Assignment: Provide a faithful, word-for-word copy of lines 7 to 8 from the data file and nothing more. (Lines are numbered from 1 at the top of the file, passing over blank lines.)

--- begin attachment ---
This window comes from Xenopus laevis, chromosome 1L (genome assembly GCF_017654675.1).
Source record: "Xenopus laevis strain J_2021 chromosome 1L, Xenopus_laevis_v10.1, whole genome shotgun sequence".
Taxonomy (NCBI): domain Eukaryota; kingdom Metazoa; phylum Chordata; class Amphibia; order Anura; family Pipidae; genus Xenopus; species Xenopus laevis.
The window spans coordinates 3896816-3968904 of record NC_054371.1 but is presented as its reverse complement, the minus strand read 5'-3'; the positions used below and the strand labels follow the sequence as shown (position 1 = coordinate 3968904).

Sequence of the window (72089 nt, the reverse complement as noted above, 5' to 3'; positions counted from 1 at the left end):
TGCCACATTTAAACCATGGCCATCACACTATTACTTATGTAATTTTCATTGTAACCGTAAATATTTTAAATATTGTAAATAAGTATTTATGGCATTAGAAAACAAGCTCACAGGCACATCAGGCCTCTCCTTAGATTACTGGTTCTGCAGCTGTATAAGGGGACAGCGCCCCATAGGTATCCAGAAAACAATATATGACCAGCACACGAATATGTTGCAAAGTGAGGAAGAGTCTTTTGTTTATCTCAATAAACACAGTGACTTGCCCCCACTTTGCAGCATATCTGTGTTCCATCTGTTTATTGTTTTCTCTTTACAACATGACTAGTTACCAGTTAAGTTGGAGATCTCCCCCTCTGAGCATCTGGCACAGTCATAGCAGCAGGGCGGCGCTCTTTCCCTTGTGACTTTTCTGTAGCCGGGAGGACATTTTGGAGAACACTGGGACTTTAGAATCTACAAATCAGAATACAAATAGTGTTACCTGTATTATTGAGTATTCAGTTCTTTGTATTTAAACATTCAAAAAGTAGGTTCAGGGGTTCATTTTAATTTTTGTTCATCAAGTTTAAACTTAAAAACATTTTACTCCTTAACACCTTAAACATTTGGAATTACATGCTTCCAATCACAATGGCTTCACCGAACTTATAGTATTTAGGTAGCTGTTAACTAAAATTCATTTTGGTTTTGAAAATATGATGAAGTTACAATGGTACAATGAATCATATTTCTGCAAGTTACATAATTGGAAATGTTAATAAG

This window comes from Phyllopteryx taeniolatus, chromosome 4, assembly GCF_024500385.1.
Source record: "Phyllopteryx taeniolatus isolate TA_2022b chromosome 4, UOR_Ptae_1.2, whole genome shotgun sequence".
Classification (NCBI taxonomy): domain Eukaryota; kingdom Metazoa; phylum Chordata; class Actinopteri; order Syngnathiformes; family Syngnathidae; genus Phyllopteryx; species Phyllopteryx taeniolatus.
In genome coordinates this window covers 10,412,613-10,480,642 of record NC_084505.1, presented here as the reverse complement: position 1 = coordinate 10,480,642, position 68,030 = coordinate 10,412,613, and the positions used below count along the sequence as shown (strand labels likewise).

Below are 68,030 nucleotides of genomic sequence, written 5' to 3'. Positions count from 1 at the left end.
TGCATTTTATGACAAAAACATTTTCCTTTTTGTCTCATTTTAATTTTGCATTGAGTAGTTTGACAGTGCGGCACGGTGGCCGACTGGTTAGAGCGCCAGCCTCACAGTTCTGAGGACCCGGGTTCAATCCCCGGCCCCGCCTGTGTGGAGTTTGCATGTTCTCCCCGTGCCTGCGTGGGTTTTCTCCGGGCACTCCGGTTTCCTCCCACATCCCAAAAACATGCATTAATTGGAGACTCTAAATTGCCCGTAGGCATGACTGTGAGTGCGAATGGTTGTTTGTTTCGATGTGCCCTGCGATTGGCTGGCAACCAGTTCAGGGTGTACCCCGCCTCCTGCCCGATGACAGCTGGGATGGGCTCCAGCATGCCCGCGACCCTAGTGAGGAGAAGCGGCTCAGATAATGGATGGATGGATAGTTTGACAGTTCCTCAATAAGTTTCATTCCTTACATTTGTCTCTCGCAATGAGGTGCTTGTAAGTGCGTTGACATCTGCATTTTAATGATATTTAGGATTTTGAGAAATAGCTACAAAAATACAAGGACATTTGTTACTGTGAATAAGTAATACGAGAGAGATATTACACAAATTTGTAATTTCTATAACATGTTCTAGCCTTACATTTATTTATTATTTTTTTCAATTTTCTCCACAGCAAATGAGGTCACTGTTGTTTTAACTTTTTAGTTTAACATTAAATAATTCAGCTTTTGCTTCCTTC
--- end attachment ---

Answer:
This window comes from Phyllopteryx taeniolatus, chromosome 4, assembly GCF_024500385.1.
Source record: "Phyllopteryx taeniolatus isolate TA_2022b chromosome 4, UOR_Ptae_1.2, whole genome shotgun sequence".